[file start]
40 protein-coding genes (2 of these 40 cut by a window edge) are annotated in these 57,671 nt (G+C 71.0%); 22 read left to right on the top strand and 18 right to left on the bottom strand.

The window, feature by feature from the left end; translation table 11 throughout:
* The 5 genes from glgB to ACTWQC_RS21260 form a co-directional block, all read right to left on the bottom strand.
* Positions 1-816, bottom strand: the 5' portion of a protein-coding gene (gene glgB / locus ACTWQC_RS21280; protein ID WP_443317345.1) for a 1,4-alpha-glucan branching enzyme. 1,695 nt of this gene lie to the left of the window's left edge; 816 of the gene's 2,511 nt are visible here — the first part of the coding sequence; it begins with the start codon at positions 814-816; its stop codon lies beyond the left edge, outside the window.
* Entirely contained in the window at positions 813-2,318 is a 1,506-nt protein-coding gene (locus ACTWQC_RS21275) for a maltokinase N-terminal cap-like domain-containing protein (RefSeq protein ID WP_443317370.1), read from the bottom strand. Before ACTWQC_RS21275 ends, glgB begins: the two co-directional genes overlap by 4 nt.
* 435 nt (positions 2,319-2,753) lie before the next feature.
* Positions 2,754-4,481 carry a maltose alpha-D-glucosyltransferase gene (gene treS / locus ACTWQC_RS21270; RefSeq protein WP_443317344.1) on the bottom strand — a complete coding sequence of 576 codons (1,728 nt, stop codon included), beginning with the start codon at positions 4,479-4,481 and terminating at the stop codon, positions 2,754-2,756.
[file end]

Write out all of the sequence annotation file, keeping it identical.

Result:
40 protein-coding genes (2 of these 40 cut by a window edge) are annotated in these 57,671 nt (G+C 71.0%); 22 read left to right on the top strand and 18 right to left on the bottom strand.

The window, feature by feature from the left end; translation table 11 throughout:
* The 5 genes from glgB to ACTWQC_RS21260 form a co-directional block, all read right to left on the bottom strand.
* Positions 1-816, bottom strand: the 5' portion of a protein-coding gene (gene glgB / locus ACTWQC_RS21280; protein ID WP_443317345.1) for a 1,4-alpha-glucan branching enzyme. 1,695 nt of this gene lie to the left of the window's left edge; 816 of the gene's 2,511 nt are visible here — the first part of the coding sequence; it begins with the start codon at positions 814-816; its stop codon lies beyond the left edge, outside the window.
* Entirely contained in the window at positions 813-2,318 is a 1,506-nt protein-coding gene (locus ACTWQC_RS21275) for a maltokinase N-terminal cap-like domain-containing protein (RefSeq protein ID WP_443317370.1), read from the bottom strand. Before ACTWQC_RS21275 ends, glgB begins: the two co-directional genes overlap by 4 nt.
* 435 nt (positions 2,319-2,753) lie before the next feature.
* Positions 2,754-4,481 carry a maltose alpha-D-glucosyltransferase gene (gene treS / locus ACTWQC_RS21270; RefSeq protein WP_443317344.1) on the bottom strand — a complete coding sequence of 576 codons (1,728 nt, stop codon included), beginning with the start codon at positions 4,479-4,481 and terminating at the stop codon, positions 2,754-2,756.